Hailed by Donald Trump supporters as a conservative-friendly alternative to Twitter, Parler is seen as a magnet for the far right and was accused by Apple, Google and Amazon of continuing to allow messages inciting violence after Wednesday’s attack at the Capitol 

What are Parler’s options now?

Losing access to the app stores of Google and Apple — whose operating systems power hundreds of millions of smartphones — severely limits Parler’s reach, though it had continued to be accessible via web browser. 

The decision by Amazon Web Services to remove Parler means it now needs to scramble to find another web host in addition to ‘rebuilding the site from scratch’.

Google and Apple both booted Gab from their app stores in 2017 and it was left internet-homeless for a time the following year due to anti-Semitic posts attributed to the man accused of killing 11 people at a Pittsburgh synagogue. Microsoft also terminated a web-hosting contract. 

It now hosts through its own servers, so that is an option. 

Or it can find another server willing to host the site. Max Aliapoulios, a computer science Ph. D candidate told Business Insider: ‘It is realistic to expect that Parler will find another provider to host their services like AWS.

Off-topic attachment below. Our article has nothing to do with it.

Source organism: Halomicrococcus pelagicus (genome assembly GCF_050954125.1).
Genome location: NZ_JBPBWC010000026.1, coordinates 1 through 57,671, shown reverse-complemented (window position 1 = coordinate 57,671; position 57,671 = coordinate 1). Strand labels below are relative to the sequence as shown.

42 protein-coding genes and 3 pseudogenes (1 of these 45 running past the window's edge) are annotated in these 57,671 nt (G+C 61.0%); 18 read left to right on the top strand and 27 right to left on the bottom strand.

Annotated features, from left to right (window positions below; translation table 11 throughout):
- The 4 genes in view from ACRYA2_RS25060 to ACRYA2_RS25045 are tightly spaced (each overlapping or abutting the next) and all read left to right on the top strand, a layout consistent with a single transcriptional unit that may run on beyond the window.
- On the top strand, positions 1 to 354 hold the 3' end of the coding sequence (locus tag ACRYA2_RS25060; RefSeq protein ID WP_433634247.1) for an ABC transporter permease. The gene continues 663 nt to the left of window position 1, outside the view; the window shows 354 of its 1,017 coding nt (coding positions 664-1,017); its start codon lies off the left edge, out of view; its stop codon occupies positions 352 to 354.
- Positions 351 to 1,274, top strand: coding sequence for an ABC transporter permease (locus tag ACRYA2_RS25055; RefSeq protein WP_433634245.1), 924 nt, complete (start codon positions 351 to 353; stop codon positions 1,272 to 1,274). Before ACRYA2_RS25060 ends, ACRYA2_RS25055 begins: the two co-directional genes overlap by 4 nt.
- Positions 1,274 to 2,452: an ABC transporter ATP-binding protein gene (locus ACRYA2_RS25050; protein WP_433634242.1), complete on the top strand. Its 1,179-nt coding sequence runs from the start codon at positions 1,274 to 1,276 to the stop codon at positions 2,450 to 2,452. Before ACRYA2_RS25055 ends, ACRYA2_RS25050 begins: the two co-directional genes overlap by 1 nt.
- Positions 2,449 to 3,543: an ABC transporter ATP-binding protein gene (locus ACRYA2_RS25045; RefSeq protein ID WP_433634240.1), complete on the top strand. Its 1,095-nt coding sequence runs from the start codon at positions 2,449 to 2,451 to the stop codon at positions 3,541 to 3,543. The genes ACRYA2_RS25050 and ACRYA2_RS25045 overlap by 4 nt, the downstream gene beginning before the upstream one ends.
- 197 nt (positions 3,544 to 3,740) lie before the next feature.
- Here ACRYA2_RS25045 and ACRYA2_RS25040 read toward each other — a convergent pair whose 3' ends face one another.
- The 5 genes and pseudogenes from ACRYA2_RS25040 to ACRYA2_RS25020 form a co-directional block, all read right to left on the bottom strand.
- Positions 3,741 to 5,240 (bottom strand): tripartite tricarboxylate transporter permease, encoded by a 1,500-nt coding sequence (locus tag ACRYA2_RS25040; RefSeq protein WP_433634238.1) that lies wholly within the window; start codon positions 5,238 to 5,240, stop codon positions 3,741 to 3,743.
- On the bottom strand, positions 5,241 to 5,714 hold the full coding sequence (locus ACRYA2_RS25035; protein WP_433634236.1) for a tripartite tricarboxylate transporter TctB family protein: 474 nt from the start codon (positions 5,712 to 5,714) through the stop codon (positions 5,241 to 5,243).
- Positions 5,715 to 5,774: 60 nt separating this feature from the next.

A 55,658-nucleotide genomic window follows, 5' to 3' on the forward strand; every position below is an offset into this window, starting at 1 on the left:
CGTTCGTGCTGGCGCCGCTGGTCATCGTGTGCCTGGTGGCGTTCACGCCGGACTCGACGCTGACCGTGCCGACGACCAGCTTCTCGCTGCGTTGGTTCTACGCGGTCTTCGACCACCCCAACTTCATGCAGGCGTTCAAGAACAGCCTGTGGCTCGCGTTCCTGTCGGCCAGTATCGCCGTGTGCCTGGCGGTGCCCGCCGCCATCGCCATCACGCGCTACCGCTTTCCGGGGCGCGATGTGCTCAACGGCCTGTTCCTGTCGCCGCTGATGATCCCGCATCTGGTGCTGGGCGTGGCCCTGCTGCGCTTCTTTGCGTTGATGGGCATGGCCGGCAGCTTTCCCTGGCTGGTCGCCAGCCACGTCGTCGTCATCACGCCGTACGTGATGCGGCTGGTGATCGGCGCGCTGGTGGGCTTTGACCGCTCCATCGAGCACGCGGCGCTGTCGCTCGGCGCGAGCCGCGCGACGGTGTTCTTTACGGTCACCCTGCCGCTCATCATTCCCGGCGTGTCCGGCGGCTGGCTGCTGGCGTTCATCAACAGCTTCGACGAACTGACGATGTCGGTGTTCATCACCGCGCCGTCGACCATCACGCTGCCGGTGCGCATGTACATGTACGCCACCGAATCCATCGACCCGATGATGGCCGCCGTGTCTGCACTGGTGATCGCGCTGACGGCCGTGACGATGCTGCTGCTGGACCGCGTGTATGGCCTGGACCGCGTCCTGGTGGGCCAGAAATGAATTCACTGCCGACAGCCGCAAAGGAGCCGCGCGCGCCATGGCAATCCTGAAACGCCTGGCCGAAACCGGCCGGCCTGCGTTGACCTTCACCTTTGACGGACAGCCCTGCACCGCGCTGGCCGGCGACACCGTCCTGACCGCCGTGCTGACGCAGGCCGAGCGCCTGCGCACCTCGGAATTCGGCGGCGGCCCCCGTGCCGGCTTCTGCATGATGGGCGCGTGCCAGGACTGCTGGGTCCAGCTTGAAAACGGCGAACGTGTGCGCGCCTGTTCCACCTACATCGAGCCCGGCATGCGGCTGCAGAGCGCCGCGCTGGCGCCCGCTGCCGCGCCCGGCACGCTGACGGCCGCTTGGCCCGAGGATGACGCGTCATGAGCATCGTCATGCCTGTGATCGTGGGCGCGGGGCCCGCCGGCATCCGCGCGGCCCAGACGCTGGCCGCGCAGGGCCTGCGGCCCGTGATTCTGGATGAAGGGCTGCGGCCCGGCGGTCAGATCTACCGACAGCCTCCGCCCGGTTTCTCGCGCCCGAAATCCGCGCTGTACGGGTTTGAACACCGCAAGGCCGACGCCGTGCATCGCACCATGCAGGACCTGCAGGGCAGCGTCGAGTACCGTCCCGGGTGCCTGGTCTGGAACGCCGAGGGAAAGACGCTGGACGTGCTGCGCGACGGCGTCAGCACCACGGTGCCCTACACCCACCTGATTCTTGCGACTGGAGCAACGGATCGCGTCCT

‘That being said, now the precedent is set and Parler will likely always have an uphill battle with finding a home to host them on the internet.’ 

On Monday it was reported that the site has since moved its domain name from DreamHost to right leaning web hosting company Epik.

Parler CEO John Matze said Tuesday that pulling his app is unconstitutional. 

‘I think it’s sick. That’s not what the Constitution said. That’s not what the Constitution stands for, banning 10-plus million U.S. voters from the internet, barring people from free speech,’ he told Fox News. 

Amazon was on Saturday forced to warn its employees to ‘be vigilant’ following far right threats to blow up its data centers, a leaked memo reveals.

In an email to staff Saturday, Chris Vondehaar, Vice President of Infrastructure at Amazon Web Services (AWS), said: ‘We all need to [be] vigilant during this time to keep one another and our facilities safe.

‘If you see something, say something — no situation or concern is too small or insignificant.’

Amazon has also blocked service updates on their systems in an effort to avoid a cyber attack by those upset at the decision to remove the right leaning social media site used by Donald Trump fans. 

While Parler itself is a non-partisan company, it has become a place of refuge for Trump supporters and QAnon conspiracy theorists kicked off Facebook and Twitter.